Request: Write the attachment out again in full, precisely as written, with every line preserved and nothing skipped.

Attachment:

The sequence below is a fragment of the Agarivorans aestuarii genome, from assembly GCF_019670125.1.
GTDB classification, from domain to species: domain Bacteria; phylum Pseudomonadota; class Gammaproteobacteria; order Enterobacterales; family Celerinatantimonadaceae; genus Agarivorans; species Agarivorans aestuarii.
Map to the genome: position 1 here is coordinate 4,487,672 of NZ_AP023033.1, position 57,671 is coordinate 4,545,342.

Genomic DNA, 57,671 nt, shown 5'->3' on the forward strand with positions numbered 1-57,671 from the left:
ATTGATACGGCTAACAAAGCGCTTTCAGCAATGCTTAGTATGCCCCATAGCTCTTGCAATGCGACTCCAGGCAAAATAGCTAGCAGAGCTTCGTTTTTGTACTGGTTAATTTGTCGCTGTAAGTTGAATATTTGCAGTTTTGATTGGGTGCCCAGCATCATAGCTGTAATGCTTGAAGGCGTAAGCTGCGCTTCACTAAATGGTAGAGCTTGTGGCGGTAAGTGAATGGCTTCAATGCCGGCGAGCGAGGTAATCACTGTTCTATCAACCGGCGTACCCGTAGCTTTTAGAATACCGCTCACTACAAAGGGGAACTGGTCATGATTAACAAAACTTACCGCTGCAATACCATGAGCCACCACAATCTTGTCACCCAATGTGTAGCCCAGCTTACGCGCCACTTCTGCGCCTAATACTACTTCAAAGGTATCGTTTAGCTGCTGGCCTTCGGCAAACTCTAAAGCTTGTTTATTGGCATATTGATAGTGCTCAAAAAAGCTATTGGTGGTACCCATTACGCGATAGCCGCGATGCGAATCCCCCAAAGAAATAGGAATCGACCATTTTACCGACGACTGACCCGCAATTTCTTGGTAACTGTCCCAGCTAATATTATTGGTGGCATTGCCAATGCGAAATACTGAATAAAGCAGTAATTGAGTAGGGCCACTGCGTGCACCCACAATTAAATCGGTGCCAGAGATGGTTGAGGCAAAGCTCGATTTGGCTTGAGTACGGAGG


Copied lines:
The sequence below is a fragment of the Agarivorans aestuarii genome, from assembly GCF_019670125.1.
GTDB classification, from domain to species: domain Bacteria; phylum Pseudomonadota; class Gammaproteobacteria; order Enterobacterales; family Celerinatantimonadaceae; genus Agarivorans; species Agarivorans aestuarii.
Map to the genome: position 1 here is coordinate 4,487,672 of NZ_AP023033.1, position 57,671 is coordinate 4,545,342.

Genomic DNA, 57,671 nt, shown 5'->3' on the forward strand with positions numbered 1-57,671 from the left:
ATTGATACGGCTAACAAAGCGCTTTCAGCAATGCTTAGTATGCCCCATAGCTCTTGCAATGCGACTCCAGGCAAAATAGCTAGCAGAGCTTCGTTTTTGTACTGGTTAATTTGTCGCTGTAAGTTGAATATTTGCAGTTTTGATTGGGTGCCCAGCATCATAGCTGTAATGCTTGAAGGCGTAAGCTGCGCTTCACTAAATGGTAGAGCTTGTGGCGGTAAGTGAATGGCTTCAATGCCGGCGAGCGAGGTAATCACTGTTCTATCAACCGGCGTACCCGTAGCTTTTAGAATACCGCTCACTACAAAGGGGAACTGGTCATGATTAACAAAACTTACCGCTGCAATACCATGAGCCACCACAATCTTGTCACCCAATGTGTAGCCCAGCTTACGCGCCACTTCTGCGCCTAATACTACTTCAAAGGTATCGTTTAGCTGCTGGCCTTCGGCAAACTCTAAAGCTTGTTTATTGGCATATTGATAGTGCTCAAAAAAGCTATTGGTGGTACCCATTACGCGATAGCCGCGATGCGAATCCCCCAAAGAAATAGGAATCGACCATTTTACCGACGACTGACCCGCAATTTCTTGGTAACTGTCCCAGCTAATATTATTGGTGGCATTGCCAATGCGAAATACTGAATAAAGCAGTAATTGAGTAGGGCCACTGCGTGCACCCACAATTAAATCGGTGCCAGAGATGGTTGAGGCAAAGCTCGATTTGGCTTGAGTACGGAGG